Johnson’s Gamble: hoping the COVID-19 chain stays broken

James Thomas
5 min readJul 18, 2021


There is no gambling like politics.

Benjamin Disraeli UK Prime Minister 1868 and 1874–1880

The British Government is gambling. Cases of coronavirus are doubling every 10 days in England and hospital admissions have risen over 50% in the past week alone. Yet today the government is set to lift restrictions, from social distancing to mask wearing, in a bid to restore normality to the economy. Prime Minister Boris Johnson has said “if not now, then when?” with regard to lifting restrictions.

The new UK Health Secretary Sajid Javid has warned that the country is entering “uncharted territory” as the last COVID-19 restrictions are likely to be removed by July 19th and UK daily cases could reach an unprecedented 100,000. Neil Ferguson, a leading epidemiologist at Imperial College London and government modeller on COVID-19 called this a “slight gamble”. This article is not about arguing for perpetual lockdown. It is rather an attempt to explore what that gamble means using the data available. For it is a gamble. And, if it goes wrong, more than a “slight one”.

At the peak of the second wave on 29th December 2020 81,517 people tested positive in one day. Of these 3,249 (3.99%) were admitted to hospital and 1,939 (2.38% of the daily cases) were in hospital requiring mechanical ventilation. 656 people (0.8% of the daily cases) died. This was at the start of the UK vaccination programme. On 3rd July 2021 22,230 tested positive for SARS-CoV-2. 386 (1.74%) were hospitalised, 327 people (1.47%) required mechanical ventilation and 20 (0.09% of the daily cases) died.

A key challenge for the vaccination campaign and a mantra often quoted in the media is to ‘break the chain’ of hospitalisations and death. Whilst a vaccinated person may still fall unwell due to COVID-19 the point is to prevent serious illness which requires hospitalisation. These data suggest that the chain has been broken. Sajid Javid’s gamble is that this stays the same. It may not.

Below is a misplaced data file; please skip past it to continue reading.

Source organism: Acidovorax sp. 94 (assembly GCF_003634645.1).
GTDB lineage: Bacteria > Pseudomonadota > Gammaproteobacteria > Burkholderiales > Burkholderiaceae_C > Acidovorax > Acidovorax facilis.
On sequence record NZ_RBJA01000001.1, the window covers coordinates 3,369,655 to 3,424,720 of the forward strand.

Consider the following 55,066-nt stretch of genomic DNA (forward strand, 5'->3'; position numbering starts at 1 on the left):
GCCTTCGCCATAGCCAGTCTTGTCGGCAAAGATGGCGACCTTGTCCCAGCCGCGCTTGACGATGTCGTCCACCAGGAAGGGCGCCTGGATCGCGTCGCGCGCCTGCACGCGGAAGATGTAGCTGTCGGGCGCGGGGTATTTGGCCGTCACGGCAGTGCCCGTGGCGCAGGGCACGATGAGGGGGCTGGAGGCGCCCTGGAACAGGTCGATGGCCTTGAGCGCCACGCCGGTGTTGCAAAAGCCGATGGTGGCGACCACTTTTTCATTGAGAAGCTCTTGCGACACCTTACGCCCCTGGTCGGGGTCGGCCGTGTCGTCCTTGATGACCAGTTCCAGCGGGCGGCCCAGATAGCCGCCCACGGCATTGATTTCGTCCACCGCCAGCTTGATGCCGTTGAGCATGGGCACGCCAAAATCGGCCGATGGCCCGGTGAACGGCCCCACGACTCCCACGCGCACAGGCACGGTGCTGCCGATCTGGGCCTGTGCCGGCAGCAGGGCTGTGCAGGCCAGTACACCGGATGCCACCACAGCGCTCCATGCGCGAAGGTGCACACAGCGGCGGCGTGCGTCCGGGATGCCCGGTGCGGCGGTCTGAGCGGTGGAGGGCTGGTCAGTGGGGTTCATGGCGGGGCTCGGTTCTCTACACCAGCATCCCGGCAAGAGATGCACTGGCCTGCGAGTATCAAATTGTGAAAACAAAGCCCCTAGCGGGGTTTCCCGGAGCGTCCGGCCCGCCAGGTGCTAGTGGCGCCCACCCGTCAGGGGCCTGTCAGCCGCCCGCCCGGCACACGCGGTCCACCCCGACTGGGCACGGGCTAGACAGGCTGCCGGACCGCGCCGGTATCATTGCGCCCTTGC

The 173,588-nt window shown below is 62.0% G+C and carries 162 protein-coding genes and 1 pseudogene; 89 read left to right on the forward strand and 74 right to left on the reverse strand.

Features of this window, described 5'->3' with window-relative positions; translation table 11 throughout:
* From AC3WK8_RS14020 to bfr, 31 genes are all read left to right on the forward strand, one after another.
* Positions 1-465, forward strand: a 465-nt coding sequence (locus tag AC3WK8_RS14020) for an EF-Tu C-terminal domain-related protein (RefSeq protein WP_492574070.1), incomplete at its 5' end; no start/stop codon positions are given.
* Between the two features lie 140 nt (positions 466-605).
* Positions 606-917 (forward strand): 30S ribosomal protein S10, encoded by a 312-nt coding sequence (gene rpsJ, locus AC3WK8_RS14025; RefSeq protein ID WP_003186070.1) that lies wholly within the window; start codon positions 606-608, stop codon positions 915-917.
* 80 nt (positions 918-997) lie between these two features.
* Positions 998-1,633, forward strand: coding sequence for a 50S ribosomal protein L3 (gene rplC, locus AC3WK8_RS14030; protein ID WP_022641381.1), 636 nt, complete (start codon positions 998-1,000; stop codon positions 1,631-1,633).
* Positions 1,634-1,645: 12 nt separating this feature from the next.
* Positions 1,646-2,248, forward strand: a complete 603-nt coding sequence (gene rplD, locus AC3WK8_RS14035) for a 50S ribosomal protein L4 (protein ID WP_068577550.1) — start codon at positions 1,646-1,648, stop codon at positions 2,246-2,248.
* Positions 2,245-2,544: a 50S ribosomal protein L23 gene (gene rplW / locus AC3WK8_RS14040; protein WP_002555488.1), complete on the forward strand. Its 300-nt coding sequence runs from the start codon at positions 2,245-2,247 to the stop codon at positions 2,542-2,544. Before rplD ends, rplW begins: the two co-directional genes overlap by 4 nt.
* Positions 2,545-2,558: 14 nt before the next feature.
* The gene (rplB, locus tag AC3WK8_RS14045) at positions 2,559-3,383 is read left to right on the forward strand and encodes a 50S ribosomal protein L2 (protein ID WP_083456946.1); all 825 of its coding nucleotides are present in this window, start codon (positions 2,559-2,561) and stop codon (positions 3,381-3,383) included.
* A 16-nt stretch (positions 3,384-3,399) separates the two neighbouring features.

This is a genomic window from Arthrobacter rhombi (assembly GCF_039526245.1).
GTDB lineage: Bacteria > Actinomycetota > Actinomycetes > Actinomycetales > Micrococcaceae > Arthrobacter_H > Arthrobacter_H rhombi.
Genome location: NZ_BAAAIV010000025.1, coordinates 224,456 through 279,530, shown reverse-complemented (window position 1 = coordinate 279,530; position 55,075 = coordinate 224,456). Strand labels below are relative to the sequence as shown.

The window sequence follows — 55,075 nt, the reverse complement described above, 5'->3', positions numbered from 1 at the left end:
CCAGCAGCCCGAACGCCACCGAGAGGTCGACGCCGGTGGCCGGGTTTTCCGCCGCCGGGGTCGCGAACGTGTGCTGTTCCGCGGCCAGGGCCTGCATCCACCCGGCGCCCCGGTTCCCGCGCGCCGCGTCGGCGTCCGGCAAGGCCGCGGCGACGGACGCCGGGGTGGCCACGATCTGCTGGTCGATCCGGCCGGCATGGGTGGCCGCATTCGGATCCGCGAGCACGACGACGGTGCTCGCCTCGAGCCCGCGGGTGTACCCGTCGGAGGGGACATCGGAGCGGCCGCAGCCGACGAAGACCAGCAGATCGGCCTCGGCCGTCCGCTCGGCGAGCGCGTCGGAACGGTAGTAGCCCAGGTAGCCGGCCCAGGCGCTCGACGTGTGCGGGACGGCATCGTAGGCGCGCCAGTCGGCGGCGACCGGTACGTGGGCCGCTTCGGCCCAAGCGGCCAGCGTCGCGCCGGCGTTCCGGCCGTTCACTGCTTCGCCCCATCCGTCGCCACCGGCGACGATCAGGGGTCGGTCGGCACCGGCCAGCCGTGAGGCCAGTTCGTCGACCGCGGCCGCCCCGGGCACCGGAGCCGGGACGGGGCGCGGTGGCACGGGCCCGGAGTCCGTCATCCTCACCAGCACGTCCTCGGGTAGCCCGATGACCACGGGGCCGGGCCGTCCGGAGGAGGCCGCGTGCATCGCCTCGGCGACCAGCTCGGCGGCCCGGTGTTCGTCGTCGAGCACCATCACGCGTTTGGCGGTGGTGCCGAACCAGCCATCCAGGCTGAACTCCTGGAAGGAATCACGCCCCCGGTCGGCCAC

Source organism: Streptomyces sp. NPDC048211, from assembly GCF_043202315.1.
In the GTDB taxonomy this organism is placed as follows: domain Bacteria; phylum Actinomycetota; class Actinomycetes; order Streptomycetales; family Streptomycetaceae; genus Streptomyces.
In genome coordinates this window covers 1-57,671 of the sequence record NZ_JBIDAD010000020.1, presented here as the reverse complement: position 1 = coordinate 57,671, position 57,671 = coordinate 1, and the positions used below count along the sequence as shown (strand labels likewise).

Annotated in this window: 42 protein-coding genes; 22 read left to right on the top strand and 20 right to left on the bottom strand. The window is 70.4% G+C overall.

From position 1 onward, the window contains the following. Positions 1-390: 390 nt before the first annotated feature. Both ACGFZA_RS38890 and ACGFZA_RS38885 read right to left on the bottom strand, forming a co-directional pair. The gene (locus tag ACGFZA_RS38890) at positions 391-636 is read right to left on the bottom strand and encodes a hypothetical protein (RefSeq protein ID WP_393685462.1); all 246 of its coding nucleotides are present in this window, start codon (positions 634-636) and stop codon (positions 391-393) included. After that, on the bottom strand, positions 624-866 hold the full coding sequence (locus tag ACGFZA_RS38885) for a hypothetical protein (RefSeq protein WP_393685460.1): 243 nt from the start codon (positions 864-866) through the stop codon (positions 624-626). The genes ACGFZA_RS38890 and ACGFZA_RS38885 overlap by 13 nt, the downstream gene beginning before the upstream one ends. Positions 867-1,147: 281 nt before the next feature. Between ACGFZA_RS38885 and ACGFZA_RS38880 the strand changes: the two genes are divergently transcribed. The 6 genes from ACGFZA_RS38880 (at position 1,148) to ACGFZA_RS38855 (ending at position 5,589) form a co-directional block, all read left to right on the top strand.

The Delta variant (previously called B.1.617.2.) was first identified in India in December 2020. It is now the dominant strain in the UK. Delta is 50% more contagious than Alpha (previously called B.1.1.7 or the Kent strain) which emerged in the UK in September 2020 and was itself 50% more contagious than the original SARS-CoV-2 virus. This means that while a patient infected with the original coronavirus strain could be expected to infect about 2.5 other people, someone infected with the Delta variant in the same environment would pass it on to 4.5 or 5 people.

By 3rd July 63.8% of the UK adult population had had two vaccine doses. Current data suggest that the Pfizer-BioNTech vaccine is 96% effective against hospitalisation after 2 doses and the Oxford-AstraZeneca vaccine is 92% effective against hospitalisation after 2 doses. This is obviously good news and suggests that nearly two-thirds of the UK adult population have >90% protection from hospitalisation due to Delta. However, this may change.